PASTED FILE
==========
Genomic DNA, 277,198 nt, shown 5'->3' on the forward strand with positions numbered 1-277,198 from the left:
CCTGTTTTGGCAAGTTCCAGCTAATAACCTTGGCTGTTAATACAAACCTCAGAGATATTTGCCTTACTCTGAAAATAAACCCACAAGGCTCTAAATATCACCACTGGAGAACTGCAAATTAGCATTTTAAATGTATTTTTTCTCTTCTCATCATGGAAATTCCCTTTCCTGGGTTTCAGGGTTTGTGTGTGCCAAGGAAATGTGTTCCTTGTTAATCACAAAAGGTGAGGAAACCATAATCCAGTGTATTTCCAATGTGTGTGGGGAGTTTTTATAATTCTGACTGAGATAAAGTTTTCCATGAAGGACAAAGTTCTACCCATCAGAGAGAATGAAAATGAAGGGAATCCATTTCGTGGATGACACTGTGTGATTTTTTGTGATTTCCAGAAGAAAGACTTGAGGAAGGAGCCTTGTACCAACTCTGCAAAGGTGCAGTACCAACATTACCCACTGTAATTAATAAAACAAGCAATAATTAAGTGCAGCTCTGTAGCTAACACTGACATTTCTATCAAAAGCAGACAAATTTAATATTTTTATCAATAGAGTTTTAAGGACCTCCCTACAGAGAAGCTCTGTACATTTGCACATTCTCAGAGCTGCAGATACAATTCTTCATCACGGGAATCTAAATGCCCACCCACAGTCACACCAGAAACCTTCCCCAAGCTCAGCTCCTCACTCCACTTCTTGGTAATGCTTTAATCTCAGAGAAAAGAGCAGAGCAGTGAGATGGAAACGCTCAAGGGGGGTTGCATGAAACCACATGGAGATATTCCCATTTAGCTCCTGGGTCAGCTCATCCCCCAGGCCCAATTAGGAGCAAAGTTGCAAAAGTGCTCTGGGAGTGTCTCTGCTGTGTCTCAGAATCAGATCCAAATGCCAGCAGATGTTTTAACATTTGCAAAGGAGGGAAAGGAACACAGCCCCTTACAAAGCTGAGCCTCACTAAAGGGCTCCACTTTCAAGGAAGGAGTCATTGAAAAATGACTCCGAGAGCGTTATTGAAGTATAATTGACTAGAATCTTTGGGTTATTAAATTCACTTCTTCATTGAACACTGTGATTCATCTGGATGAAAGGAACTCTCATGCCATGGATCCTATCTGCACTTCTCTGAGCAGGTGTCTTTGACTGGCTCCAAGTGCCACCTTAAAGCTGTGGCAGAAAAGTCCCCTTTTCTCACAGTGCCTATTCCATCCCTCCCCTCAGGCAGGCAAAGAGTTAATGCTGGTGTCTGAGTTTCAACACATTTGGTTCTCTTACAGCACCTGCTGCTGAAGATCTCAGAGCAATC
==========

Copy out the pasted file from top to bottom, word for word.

Genomic DNA, 277,198 nt, shown 5'->3' on the forward strand with positions numbered 1-277,198 from the left:
CCTGTTTTGGCAAGTTCCAGCTAATAACCTTGGCTGTTAATACAAACCTCAGAGATATTTGCCTTACTCTGAAAATAAACCCACAAGGCTCTAAATATCACCACTGGAGAACTGCAAATTAGCATTTTAAATGTATTTTTTCTCTTCTCATCATGGAAATTCCCTTTCCTGGGTTTCAGGGTTTGTGTGTGCCAAGGAAATGTGTTCCTTGTTAATCACAAAAGGTGAGGAAACCATAATCCAGTGTATTTCCAATGTGTGTGGGGAGTTTTTATAATTCTGACTGAGATAAAGTTTTCCATGAAGGACAAAGTTCTACCCATCAGAGAGAATGAAAATGAAGGGAATCCATTTCGTGGATGACACTGTGTGATTTTTTGTGATTTCCAGAAGAAAGACTTGAGGAAGGAGCCTTGTACCAACTCTGCAAAGGTGCAGTACCAACATTACCCACTGTAATTAATAAAACAAGCAATAATTAAGTGCAGCTCTGTAGCTAACACTGACATTTCTATCAAAAGCAGACAAATTTAATATTTTTATCAATAGAGTTTTAAGGACCTCCCTACAGAGAAGCTCTGTACATTTGCACATTCTCAGAGCTGCAGATACAATTCTTCATCACGGGAATCTAAATGCCCACCCACAGTCACACCAGAAACCTTCCCCAAGCTCAGCTCCTCACTCCACTTCTTGGTAATGCTTTAATCTCAGAGAAAAGAGCAGAGCAGTGAGATGGAAACGCTCAAGGGGGGTTGCATGAAACCACATGGAGATATTCCCATTTAGCTCCTGGGTCAGCTCATCCCCCAGGCCCAATTAGGAGCAAAGTTGCAAAAGTGCTCTGGGAGTGTCTCTGCTGTGTCTCAGAATCAGATCCAAATGCCAGCAGATGTTTTAACATTTGCAAAGGAGGGAAAGGAACACAGCCCCTTACAAAGCTGAGCCTCACTAAAGGGCTCCACTTTCAAGGAAGGAGTCATTGAAAAATGACTCCGAGAGCGTTATTGAAGTATAATTGACTAGAATCTTTGGGTTATTAAATTCACTTCTTCATTGAACACTGTGATTCATCTGGATGAAAGGAACTCTCATGCCATGGATCCTATCTGCACTTCTCTGAGCAGGTGTCTTTGACTGGCTCCAAGTGCCACCTTAAAGCTGTGGCAGAAAAGTCCCCTTTTCTCACAGTGCCTATTCCATCCCTCCCCTCAGGCAGGCAAAGAGTTAATGCTGGTGTCTGAGTTTCAACACATTTGGTTCTCTTACAGCACCTGCTGCTGAAGATCTCAGAGCAATC